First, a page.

John and the Hole had its UK première at FrightFest 2021
13 years old, with a little boy’s lankiness and a voice not yet broken, John (Charlie Shotwell) is at an awkward age. In the opening scene of John and the Hole, when he is made to stand in front of his maths class and answer a question, with the camera locked on his face as he looks slightly up at the unseen teacher (voiced by Pamela Jayne Morgan), we can see his painful tentativeness. He knows the answer to her question, but is unassertive and uncertain – and the teacher’s goading intimidation of John just exposes his squirming powerlessness before an adult.
Quiet, questioning, curious, John is on the cusp of adolescence, and does not know, but wants to know, what it feels like to be an adult. To him, adulthood is a mysterious void that he longs to fill fast, and he finds a counterpart for that void when he chances upon a concrete pit in the woods near his home while out testing a new high-end drone. When he asks his father Brad (Michael C. Hall) and mother Anna (Jennifer Ehle) what the hole is for, they explain that it is the beginnings of an underground bunker whose construction had to be abandoned when the owner ran out of money – but they are much more coy when it comes to explaining the purpose of such a structure, not wishing to frighten their son with the kind of thinking, paranoid or not, that leads to a bunker mentality. Once again John is excluded from arcane adult knowledge, and left only with the vague idea that a bunker is a safe underground home – and so he formulates, and carefully executes, a plan that will allow him to displace his parents and older sister Laurie (Taissa Farmiga), and become the uncontested adult head of the house.
In drugging his family and imprisoning them in a deep, inescapable hole where they become fully dependent on him for their very survival, John is merely reversing his normal relationship with them (Brad, in particular, quickly regresses to childishness). Now John looks down at them, not up. Now he decides whether to answer the many questions that they have, or not. Now he is the provider of food and clothing. Now he can drive the family car, get money out of the ATM and run the house, in a parodic (and very obviously imperfect) imitation of what it means to be a grown-up. As John playfully (but still perilously) tests the limits of mortality with his friend Pete (Ben O’Brien) visiting from Boston, and fends off the concerned questions of this bourgeois family’s friends and staff about the whereabouts of his parents, tension arises over just how long and far John is willing to push this experiment in coming of age, and whether, indeed how, it can possibly have a happy ending.
John and the Hole is an intimate domestic story, told from an unnerving distance. Much as this (genuinely loving) family read – and look at their phones – at the table and barely communicate with each other, much as John plays online videogames remotely with Pete and views things from afar with the camera on his drone, so too, for his feature debut, director Pascual Sisto, working with his DP Paul Ozgur, favours the long shot, so that we never get too close to these strange, dislocated characters, all occupying spaces where they do not really belong. If John’s conduct, so calculated and so lacking in empathy, seems psychotic (he even pauses, in the middle of transferring his unconscious family to the hole, to play a game on his phone), then there is something about the disengaged approach of the filmmaking that comes across as similarly unhinged and affectless. It is as though we as viewers are being reduced to John’s state of pre-adolescence, where this big alien world in front of us on the screen is somehow an incomprehensible playground where we seek, perhaps in vain, to exert some kind of control, interpretative or otherwise. One might compare the aloof, austere style of Michael Haneke, whose films like Benny’s Video (1992), Funny Games (1997, 2007), Hidden (2005) and The White Ribbon (2009) have all observed, without overt judgement, the errant, even extreme behaviours of young people.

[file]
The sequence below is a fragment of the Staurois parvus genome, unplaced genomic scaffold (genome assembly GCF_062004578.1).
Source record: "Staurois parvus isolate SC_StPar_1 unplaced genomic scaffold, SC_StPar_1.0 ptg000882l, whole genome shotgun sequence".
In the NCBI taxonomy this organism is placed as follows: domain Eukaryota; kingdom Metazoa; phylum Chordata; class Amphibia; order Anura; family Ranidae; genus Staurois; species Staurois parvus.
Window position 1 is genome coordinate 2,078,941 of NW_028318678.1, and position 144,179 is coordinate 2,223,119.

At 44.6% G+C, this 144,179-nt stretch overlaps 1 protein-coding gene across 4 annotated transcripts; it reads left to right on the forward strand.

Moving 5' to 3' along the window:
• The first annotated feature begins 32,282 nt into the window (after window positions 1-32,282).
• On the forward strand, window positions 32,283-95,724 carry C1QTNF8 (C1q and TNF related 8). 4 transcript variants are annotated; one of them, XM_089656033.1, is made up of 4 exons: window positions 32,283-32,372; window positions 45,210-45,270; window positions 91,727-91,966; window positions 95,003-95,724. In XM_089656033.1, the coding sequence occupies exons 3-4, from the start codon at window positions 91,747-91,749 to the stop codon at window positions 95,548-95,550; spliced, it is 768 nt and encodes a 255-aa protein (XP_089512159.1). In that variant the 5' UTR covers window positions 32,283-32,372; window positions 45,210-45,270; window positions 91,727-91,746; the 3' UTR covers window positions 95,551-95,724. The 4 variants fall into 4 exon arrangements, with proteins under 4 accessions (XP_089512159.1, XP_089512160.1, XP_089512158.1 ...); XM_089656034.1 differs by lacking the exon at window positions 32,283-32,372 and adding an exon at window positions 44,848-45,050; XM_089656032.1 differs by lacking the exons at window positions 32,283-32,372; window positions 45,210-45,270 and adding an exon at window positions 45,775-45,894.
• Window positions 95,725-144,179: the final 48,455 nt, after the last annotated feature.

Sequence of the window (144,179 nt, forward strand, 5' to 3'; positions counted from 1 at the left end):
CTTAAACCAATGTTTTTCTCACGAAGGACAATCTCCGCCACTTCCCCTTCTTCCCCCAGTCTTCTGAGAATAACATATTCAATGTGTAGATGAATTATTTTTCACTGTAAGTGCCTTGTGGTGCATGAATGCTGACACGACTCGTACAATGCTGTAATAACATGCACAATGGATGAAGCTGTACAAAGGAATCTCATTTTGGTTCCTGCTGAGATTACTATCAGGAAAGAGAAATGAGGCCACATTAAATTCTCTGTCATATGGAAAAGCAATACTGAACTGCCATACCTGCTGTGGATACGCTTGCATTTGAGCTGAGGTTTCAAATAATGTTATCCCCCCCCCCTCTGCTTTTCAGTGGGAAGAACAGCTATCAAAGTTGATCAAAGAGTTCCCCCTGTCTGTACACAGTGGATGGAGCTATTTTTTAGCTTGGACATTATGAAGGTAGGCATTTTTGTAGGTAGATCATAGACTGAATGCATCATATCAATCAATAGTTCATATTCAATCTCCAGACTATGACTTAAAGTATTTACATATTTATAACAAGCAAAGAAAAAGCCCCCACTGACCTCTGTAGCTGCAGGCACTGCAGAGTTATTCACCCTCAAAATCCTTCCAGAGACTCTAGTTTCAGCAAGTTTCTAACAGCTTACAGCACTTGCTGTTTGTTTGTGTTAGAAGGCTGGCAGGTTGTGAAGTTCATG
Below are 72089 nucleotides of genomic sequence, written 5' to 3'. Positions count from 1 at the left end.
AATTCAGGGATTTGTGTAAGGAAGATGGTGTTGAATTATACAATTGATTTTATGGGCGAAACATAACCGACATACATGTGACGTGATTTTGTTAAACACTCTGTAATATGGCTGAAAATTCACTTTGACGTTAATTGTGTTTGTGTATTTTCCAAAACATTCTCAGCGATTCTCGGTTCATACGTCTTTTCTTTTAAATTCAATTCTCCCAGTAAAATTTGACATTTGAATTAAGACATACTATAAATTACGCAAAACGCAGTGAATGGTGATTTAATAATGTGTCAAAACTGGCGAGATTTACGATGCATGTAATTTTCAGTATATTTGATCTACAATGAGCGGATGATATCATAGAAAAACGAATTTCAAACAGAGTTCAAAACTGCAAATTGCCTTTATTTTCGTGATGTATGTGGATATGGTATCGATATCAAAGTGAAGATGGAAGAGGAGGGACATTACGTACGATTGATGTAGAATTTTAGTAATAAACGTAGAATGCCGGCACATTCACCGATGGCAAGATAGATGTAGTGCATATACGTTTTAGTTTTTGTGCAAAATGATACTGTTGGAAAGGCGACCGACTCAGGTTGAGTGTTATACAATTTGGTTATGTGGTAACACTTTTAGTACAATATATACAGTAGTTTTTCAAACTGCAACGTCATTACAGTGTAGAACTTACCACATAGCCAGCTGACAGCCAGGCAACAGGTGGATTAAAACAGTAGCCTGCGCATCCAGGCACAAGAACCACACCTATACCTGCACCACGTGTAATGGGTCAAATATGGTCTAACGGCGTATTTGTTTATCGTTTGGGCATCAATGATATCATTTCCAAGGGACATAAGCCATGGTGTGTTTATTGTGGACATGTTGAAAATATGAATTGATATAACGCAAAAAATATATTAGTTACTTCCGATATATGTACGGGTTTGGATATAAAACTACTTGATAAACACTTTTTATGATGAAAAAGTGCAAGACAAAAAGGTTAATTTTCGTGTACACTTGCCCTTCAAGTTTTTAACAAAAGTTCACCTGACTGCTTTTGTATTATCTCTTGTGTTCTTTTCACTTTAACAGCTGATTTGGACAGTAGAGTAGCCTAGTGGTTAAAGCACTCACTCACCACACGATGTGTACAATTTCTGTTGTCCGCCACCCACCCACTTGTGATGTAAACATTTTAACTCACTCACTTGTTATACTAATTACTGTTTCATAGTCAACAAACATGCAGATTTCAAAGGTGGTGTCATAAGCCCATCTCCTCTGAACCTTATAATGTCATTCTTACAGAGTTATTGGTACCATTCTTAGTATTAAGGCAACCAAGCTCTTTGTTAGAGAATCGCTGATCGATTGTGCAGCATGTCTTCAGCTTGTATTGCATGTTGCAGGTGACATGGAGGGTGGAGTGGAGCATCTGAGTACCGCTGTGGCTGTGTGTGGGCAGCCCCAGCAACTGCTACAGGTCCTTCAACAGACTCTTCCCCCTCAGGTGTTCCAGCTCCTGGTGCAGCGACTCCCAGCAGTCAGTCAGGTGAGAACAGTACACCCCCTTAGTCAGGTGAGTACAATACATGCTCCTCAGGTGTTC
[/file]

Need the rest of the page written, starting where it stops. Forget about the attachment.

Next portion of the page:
Adding to these alienation effects, the film’s title card does not appear until half an hour in, just after we have been introduced to a wholly new set of characters. To Gloria (Georgia Lyman) and her daughter Lily (Samantha LeBretton), ‘John and the Hole’ is just a bedtime story – or perhaps a cautionary tale, given that Lily, one year younger than John, is about to be cruelly confronted with her own helplessness and dependence as a child in an adult’s world, and will herself eventually be drawn to that same hole, now as much a metaphor as a concrete structure. John and the Hole is a surreal, tense allegory of the enigmatic boundary, sometimes wide, sometimes less so, between childhood and adulthood.
strap: In Pascual Sisto’s coming-of-age psychodrama, a pre-adolescent boy appoints himself head of the house
© Anton Bitel